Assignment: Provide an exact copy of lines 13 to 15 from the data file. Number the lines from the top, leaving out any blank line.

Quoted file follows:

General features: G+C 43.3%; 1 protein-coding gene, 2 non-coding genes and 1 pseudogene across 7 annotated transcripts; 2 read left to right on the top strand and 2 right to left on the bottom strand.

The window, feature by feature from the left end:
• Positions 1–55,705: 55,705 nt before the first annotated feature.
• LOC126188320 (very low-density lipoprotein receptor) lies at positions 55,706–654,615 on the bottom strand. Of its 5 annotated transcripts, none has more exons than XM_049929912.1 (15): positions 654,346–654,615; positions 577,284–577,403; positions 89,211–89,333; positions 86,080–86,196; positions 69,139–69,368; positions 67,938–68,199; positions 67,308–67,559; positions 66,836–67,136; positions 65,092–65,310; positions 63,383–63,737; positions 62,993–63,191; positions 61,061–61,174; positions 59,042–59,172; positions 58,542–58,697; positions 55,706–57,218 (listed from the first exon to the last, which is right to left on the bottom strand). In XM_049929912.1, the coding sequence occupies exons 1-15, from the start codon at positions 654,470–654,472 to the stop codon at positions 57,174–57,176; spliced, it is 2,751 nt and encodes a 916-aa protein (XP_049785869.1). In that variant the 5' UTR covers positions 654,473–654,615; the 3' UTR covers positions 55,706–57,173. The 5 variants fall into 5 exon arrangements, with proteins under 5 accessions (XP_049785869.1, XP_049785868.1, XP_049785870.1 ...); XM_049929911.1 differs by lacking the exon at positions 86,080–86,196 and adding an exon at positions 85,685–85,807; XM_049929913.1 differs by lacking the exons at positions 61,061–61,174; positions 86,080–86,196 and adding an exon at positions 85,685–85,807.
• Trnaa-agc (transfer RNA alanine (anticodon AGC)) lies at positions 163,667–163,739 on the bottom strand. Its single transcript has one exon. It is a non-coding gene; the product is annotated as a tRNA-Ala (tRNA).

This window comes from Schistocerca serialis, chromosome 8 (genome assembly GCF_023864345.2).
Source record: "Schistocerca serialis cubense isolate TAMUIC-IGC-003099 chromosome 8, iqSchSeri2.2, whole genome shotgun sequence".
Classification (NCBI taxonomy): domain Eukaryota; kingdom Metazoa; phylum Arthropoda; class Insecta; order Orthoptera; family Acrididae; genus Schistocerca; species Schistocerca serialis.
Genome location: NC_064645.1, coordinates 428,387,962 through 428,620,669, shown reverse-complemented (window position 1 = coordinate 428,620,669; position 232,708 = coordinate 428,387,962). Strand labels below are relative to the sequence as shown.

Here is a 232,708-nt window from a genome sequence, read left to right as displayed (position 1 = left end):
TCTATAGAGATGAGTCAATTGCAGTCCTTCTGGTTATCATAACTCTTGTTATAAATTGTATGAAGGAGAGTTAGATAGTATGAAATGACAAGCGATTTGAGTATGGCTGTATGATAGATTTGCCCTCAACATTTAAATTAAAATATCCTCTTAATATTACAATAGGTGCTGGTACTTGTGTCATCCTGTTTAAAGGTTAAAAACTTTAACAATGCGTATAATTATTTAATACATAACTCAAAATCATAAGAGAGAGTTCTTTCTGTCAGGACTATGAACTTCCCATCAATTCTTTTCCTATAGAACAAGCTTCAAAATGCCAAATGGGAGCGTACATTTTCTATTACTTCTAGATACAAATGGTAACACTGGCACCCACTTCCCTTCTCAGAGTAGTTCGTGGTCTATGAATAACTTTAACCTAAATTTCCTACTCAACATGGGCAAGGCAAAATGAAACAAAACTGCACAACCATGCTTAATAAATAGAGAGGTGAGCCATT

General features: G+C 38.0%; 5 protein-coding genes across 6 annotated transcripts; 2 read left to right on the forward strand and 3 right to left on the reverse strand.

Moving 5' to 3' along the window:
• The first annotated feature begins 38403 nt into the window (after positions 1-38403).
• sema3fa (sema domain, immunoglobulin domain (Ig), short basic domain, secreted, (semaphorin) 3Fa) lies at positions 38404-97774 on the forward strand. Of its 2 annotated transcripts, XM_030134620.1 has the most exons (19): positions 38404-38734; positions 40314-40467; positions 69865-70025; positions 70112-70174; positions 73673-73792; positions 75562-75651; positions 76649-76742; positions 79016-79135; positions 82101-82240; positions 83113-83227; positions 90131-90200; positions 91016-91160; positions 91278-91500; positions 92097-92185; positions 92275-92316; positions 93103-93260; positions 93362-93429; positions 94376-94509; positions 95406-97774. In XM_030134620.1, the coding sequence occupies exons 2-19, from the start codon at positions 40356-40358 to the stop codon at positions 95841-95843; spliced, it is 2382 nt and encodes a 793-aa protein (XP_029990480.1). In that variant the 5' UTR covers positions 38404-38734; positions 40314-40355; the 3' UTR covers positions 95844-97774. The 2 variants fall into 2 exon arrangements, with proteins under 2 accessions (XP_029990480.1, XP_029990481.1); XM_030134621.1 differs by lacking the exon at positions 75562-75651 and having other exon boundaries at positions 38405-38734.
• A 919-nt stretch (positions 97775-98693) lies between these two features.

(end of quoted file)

Moving 5' to 3' along the window:
• The first annotated feature begins 38403 nt into the window (after positions 1-38403).
• sema3fa (sema domain, immunoglobulin domain (Ig), short basic domain, secreted, (semaphorin) 3Fa) lies at positions 38404-97774 on the forward strand. Of its 2 annotated transcripts, XM_030134620.1 has the most exons (19): positions 38404-38734; positions 40314-40467; positions 69865-70025; positions 70112-70174; positions 73673-73792; positions 75562-75651; positions 76649-76742; positions 79016-79135; positions 82101-82240; positions 83113-83227; positions 90131-90200; positions 91016-91160; positions 91278-91500; positions 92097-92185; positions 92275-92316; positions 93103-93260; positions 93362-93429; positions 94376-94509; positions 95406-97774. In XM_030134620.1, the coding sequence occupies exons 2-19, from the start codon at positions 40356-40358 to the stop codon at positions 95841-95843; spliced, it is 2382 nt and encodes a 793-aa protein (XP_029990480.1). In that variant the 5' UTR covers positions 38404-38734; positions 40314-40355; the 3' UTR covers positions 95844-97774. The 2 variants fall into 2 exon arrangements, with proteins under 2 accessions (XP_029990480.1, XP_029990481.1); XM_030134621.1 differs by lacking the exon at positions 75562-75651 and having other exon boundaries at positions 38405-38734.